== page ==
I beat up a massive dragon using a mech wielding a hockey stick. That’s more than enough to get me on board with Panzer Paladin, a solid retro-inspired action game where you’ll find yourself slamming monsters with whatever weapons you can grab.
Demons are up to no good, as they tend to be, but Flame, an android, aims to take them down with the use of the Paladin mech. While this heavy machine is quite capable of punching enemies until they explode, why would you do that when you can grab an absurd amount of varied weapons from fallen foes, using them to lay beatdowns and create useful effects for yourself.
Weapons are the main draw of this sidescrolling, melee-based title. A variety of knives, clubs, axes, spears, swords, and even hockey sticks round out your potential arsenal, with weapons being hidden in the environments or dropped by enemies. You can equip four of them at a time, swapping between them with a button press, but can keep as many as you like in reserve. These can be switched into your main arsenal on the pause menu, allowing you to swiftly choose the best tools for the job.
What’s the best weapon to be using? Panzer Paladin offers a rock/paper/scissors style combat system where each weapon has types that it works better or worse on. It’s an interesting idea to keep you swapping weapons, but you’ll probably need to be playing on a higher difficulty than Normal to feel any need to use it. It’s easy enough to slam foes with long weapons, striking hard and fast, to take them out. These weaknesses help with some bosses, but you can honestly just stick with whatever tool works for you.
The weapons break after a set number of uses, though, which eventually forces you to change up your strategy. That said, you can always throw a nearly-busted sword at a distant enemy to dispatch them fast, you can plunk it in a checkpoint to save your progress (each checkpoint requires a placed weapon to activate).
However, you’re far better off breaking these weapons on purpose to unleash their special effects. Weapons have random abilities attached to them that allow you to heal, increase damage, bolster defense, or blast everyone on the screen, but using them breaks it. So, in a pinch, you can snap a weapon to unleash some extra power (heals during a boss are super handy). It takes a second to use but the results are well worth it, often turning the worst situations around.
As your weapon stockpile increases throughout Panzer Paladin, you can scrap them between levels to purchase health increases for your Paladin. This is a great use of your basic weapons, but there were only a handful of upgrades I could do, leaving me with an ever-increasing pile of unneeded tools. You could always break them on purpose to get rid of them, but that felt like a waste. The game also mentions a mechanic where keeping too many weapons makes things harder, but I never saw any appreciable change in challenge from its supposed effect. I just held onto everything.
These few systems make combat into a chaotic dance, with you swapping weapons to deal with each threat, crushing nearly-broken tools to turn the tide when you’re near death, having to recover when your favoured tool crumbles mid-attack, or just hauling out something funny to slap a foe with. It makes combat great fun, although some of these abilities are so strong it made Panzer Paladin feel a bit too easy on the Normal Difficulty. Except for the bosses, which provide some memorable matches and really pushed me to be careful with my weapon choice.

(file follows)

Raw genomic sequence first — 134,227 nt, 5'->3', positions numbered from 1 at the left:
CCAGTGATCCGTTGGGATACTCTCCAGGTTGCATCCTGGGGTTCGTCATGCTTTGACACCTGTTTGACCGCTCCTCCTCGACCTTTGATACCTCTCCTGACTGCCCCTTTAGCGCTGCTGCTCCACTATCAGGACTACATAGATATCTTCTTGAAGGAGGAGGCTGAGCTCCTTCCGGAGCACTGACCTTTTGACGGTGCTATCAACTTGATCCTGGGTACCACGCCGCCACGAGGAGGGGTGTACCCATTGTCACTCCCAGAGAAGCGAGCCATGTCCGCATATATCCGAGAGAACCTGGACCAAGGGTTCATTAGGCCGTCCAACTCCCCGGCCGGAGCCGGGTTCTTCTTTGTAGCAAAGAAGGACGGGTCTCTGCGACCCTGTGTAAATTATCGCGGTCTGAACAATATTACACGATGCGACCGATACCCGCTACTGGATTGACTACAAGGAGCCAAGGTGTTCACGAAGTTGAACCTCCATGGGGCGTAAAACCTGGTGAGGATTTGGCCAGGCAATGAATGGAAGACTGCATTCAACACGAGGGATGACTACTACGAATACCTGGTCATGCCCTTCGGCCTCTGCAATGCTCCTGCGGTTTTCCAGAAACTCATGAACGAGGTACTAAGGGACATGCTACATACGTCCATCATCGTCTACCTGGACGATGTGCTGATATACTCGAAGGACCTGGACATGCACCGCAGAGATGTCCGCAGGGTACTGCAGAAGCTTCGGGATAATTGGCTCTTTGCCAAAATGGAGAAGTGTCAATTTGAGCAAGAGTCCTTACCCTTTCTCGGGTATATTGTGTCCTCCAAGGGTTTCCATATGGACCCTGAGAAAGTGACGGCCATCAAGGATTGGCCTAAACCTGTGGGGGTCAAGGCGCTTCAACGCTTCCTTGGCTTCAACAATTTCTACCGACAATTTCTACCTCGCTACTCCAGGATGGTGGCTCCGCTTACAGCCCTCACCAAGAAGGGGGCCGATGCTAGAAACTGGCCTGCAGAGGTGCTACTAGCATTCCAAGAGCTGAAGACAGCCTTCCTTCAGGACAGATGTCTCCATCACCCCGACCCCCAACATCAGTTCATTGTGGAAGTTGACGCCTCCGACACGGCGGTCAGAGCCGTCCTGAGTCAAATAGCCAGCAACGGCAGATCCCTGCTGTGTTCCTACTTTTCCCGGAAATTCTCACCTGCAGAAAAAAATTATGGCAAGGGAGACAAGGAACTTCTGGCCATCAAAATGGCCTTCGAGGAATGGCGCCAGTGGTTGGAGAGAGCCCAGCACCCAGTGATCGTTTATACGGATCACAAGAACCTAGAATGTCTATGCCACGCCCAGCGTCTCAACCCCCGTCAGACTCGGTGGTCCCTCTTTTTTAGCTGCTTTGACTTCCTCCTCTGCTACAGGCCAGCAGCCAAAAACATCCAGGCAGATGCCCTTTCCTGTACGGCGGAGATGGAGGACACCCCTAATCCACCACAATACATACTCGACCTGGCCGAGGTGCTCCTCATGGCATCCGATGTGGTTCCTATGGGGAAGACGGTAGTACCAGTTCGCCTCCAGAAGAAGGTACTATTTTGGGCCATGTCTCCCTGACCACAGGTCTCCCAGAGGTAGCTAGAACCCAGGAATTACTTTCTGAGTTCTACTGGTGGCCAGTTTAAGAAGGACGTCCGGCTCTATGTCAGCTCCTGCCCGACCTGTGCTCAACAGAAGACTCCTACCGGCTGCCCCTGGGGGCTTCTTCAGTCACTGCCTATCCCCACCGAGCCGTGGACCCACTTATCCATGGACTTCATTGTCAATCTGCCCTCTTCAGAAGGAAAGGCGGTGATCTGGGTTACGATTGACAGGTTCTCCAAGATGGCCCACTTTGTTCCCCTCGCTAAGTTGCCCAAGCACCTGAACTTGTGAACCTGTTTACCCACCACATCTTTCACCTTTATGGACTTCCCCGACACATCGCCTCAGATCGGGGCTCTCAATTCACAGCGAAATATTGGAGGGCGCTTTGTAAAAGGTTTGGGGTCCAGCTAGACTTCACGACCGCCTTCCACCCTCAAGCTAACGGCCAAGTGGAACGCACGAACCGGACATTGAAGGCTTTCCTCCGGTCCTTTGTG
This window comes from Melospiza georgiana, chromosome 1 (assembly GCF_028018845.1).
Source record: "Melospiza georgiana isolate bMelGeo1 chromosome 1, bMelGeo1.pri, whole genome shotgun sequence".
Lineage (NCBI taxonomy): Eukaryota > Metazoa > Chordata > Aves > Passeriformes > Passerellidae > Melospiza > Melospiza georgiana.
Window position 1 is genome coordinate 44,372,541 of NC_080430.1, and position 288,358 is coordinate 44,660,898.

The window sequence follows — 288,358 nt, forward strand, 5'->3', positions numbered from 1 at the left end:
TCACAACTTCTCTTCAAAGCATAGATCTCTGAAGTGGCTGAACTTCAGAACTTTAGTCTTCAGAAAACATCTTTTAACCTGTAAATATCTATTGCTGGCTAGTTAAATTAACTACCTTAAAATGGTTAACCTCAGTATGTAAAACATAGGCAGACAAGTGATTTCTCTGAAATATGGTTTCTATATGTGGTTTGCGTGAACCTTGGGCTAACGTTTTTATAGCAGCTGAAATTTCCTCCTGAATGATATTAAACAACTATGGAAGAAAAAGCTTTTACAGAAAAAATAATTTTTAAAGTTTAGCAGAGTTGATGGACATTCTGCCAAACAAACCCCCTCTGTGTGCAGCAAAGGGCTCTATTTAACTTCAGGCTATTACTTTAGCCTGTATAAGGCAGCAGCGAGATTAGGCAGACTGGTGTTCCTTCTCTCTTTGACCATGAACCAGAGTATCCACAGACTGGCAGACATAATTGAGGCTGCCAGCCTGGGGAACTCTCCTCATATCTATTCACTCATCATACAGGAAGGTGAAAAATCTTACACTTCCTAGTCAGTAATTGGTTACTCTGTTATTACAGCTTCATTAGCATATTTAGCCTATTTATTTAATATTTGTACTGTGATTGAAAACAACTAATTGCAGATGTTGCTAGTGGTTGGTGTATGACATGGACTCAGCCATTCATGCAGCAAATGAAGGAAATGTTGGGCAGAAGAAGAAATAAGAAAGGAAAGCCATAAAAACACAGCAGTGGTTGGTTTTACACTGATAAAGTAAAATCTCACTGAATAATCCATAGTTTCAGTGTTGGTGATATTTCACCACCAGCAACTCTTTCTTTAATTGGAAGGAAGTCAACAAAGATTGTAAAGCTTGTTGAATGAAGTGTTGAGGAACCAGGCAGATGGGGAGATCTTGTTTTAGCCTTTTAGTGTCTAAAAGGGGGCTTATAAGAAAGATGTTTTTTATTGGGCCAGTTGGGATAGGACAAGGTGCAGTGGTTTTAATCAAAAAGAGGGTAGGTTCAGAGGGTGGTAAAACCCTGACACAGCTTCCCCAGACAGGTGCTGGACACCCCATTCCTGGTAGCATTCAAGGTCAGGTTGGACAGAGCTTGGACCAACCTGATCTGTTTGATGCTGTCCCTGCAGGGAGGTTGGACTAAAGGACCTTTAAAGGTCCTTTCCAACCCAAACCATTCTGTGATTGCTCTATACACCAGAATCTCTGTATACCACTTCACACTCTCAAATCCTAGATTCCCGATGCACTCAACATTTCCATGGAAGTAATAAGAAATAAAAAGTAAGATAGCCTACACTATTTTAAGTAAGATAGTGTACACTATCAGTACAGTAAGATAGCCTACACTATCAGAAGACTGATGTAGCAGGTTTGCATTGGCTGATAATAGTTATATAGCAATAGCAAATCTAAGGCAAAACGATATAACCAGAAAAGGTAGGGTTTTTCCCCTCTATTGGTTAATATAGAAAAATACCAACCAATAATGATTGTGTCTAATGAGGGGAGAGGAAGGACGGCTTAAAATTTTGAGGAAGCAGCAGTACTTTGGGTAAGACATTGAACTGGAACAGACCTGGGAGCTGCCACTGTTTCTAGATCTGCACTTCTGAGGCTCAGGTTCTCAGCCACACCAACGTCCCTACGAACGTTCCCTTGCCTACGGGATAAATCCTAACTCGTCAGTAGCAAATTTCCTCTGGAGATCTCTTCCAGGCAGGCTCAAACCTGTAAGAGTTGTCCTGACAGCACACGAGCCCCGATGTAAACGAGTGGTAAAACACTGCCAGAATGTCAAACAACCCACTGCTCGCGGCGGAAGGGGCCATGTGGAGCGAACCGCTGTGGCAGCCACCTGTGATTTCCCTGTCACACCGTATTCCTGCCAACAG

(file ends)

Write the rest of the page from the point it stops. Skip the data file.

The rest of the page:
The boss fights were great, but they looked spectacular on top of that. The pixel art in Panzer Paladin is stunning, with each creature being filled with details and moving parts to take in. Levels are packed with unique scenery and background objects. It’s hard not to get caught up in pogo stabbing enemies with an axe, but you should take a moment to look around every once in a while. There’s always something sharp to look at.
That includes your Paladin mech. This thing moves with a feeling of weight, its steps losing clouds of dust with every heavy footfall. When it slams a sword into a checkpoint, the screen shakes. Its legs seem to slide forward on whirring mechanisms. Its chest can open up, letting Flame hop out (which you do for some sequences, but she’s not terribly durable in this state). When it does this, its head and chest slide back with this delightful bit of detail, creating this impressive feel of piloting some smooth-moving heavy machinery. It makes it feel good simply to move and act in Panzer Paladin.
It is even more impressive during its cutscenes. The game draws inspiration from older anime, capturing a similar style with its characters, mechs, and their interactions, delivering story in captivating cutscenes that show off just how impressive Tribute Games’ pixel work is. The look alone is enough to make it worth grabbing.
When you manage to pummel your way through Panzer Paladin’s initial storyline, the game also features some nice bonuses to keep you busy. There’s an unlockable Remixed Mode that offers altered versions of the already-long regular game (kind of like a New Game + that really changes things up). There’s a Boss Rush and Speed Run mode if you want to see how fast and skilled you are. Most fun is the Blacksmith mode, which allows you to create your own weapons to put into the game, allowing you to make ridiculous tools as often as you like. Yes, you can do what you’re thinking. And it’s wonderful.
Panzer Paladin is a sharp-looking action game that offers solid movement and varied combat through its weapon system. It’s often a light challenge, but when you want to feel like a powerful mech rider, it can’t be beat.
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